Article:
And the Angel’s greeting to our Lady is one of the most beautiful hymns which we could possibly sing to the glory of the Most High. “To you will I sing a new song.” This new hymn, which David foretold would be sung at the coming of the Messiah, is none other than the Angelic Salutation.

There is an old hymn and a new hymn: the first is that which the Jews sang out of gratitude to God for creating them and maintaining them in existence, for delivering them from captivity and leading them safely through the Red Sea, for giving them manna to eat, and for all his other blessings.

The new hymn is that which Christians sing in thanksgiving for the graces of the Incarnation and the Redemption. As these marvels were brought about by the Angelic Salutation, so also do we repeat the same salutation to thank the most Blessed Trinity for the immeasurable goodness shown to us.

We praise God the Father because he so loved the world that he gave us his only Son as our Saviour. We bless the Son because he deigned to leave heaven and come down upon earth, because he was made man and redeemed us. We glorify the Holy Spirit because he formed our Lord’s pure body in the womb of our Lady, that body which was the victim for our sins. In this spirit of deep thankfulness should we, then, always say the Hail Mary, making acts of faith, hope, love and thanksgiving for the priceless gift of salvation.

Angelic Salutation Praises the Trinity
47 Although this new hymn is in praise of the Mother of God and is sung directly to her, it is nevertheless most glorious to the Blessed Trinity, for any honour we pay to our Lady returns inevitably to God, the source of all her perfections and virtues. God the Father is glorified when we honour the most perfect of his creatures; God the Son is glorified when we praise his most pure Mother; the Holy Spirit is glorified when we are lost in admiration at the graces with which he has filled his spouse.

When we praise and bless our Lady by saying the Angelic Salutation, she always refers these praises to God in the same way as she did when she was praised by St. Elizabeth. The latter blessed her in her high dignity as Mother of God and our Lady immediately returned these praises to God in her beautiful Magnificat.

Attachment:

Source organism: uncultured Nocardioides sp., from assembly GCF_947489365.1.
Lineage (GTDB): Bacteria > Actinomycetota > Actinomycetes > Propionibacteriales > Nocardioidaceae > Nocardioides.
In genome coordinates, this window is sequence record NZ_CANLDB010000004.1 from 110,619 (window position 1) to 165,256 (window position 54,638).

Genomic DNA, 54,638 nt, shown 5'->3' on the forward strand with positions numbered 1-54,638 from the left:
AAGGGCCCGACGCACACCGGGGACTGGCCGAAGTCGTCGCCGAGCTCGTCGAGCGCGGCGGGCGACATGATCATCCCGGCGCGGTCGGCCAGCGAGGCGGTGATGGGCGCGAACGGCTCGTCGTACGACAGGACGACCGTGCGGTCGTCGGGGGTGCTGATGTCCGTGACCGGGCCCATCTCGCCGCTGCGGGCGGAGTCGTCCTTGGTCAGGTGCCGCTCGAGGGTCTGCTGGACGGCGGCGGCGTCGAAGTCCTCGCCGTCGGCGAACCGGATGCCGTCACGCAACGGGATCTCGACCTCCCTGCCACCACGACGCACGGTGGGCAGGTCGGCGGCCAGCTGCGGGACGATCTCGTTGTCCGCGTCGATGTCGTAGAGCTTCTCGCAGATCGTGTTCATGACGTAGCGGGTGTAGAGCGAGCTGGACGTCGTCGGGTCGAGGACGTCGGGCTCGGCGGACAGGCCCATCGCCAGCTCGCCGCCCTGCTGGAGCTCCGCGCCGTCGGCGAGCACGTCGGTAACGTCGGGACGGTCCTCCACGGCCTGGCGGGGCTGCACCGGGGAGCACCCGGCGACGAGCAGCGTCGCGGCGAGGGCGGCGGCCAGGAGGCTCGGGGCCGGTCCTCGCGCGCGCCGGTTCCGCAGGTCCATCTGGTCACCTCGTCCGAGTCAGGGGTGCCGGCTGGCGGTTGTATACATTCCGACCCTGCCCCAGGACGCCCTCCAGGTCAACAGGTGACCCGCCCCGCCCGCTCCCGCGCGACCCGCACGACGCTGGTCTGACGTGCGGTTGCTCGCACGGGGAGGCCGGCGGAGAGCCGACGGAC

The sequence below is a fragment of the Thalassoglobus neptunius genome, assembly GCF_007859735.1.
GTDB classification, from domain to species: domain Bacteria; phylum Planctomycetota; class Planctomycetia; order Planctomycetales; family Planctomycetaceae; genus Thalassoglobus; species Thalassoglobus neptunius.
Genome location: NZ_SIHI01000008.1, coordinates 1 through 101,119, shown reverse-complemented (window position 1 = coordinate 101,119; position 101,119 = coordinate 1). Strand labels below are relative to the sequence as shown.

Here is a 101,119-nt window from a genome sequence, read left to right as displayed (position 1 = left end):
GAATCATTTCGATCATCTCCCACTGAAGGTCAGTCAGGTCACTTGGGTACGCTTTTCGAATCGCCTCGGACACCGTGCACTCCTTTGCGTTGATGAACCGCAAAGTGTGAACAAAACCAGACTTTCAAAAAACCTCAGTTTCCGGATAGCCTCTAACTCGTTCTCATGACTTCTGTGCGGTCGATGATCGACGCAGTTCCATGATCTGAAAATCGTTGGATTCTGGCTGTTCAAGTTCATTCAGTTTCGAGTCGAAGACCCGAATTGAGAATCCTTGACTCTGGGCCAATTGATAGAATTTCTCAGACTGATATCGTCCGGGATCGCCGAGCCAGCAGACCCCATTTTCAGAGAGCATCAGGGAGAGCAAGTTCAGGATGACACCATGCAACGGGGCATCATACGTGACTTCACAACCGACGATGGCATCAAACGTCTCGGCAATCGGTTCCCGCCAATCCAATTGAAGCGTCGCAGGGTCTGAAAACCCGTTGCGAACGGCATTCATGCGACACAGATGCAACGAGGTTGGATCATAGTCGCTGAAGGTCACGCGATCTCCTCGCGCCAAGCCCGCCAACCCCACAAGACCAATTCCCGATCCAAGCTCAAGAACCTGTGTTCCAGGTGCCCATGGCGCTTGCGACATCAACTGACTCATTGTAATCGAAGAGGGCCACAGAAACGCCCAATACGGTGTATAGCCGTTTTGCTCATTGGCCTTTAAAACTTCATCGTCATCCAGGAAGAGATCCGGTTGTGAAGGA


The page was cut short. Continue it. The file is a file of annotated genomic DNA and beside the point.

Angelic Salutation is the highest praise we can give Mary, she describes the words of the Angelic Salutation and their meaning
48 Just as the Angelic Salutation gave glory to the Blessed Trinity, it is also the very highest praise that we can give to Mary.

One day, when St. Mechtilde was praying and was trying to think of some way in which she could express her love of the Blessed Virgin better than before, she fell into ecstasy. Our Lady appeared to her with the Angelic Salutation written in letters of gold upon her breast and said to her, “My daughter, I want you to know that no one can please me more than by saying the greeting which the most adorable Trinity presented to me and by which I was raised to the dignity of the Mother of God.

“By the word Ave, which is the name of Eve, Eva, I learned that God in his infinite power had preserved me from all sin and its attendant misery which the first woman had been subject to.

“The name Mary, which means ‘lady of light,’ shows that God has filled me with wisdom and light, like a shining star, to light up heaven and earth.

“The words, full of grace, remind me that the Holy Spirit has showered so many graces upon me that I am able to give these graces in abundance to those who ask for them through my mediation.

“When people say, The Lord is with thee, they renew the indescribable joy that was mine when the eternal Word became incarnate in my womb.

“When you say to me, Blessed art thou among women, I praise the mercy of God who has raised me to this exalted degree of happiness.

“And at the words, Blessed is the fruit of thy womb, Jesus, the whole of heaven rejoices with me to see my Son Jesus adored and glorified for having saved mankind.”

– St Louis de Montfort, Secret of the Rosary, “Sixteenth Rose”, n. 46-48

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Seventeenth Rose – The Hail Mary – Fruits

Three truths of the Hail Mary from Blessed Alan de la Roche
49 Blessed Alan de la Roche, who was so deeply devoted to the Blessed Virgin, had many revelations from her, and we know that he confirmed the truth of these revelations by a solemn oath. Three of them stand out with special emphasis: the first, that if people fail to say the Hail Mary, which has saved the world, out of carelessness, or because they are lukewarm, or because they hate it, this is an indication that they will probably be condemned to eternal punishment.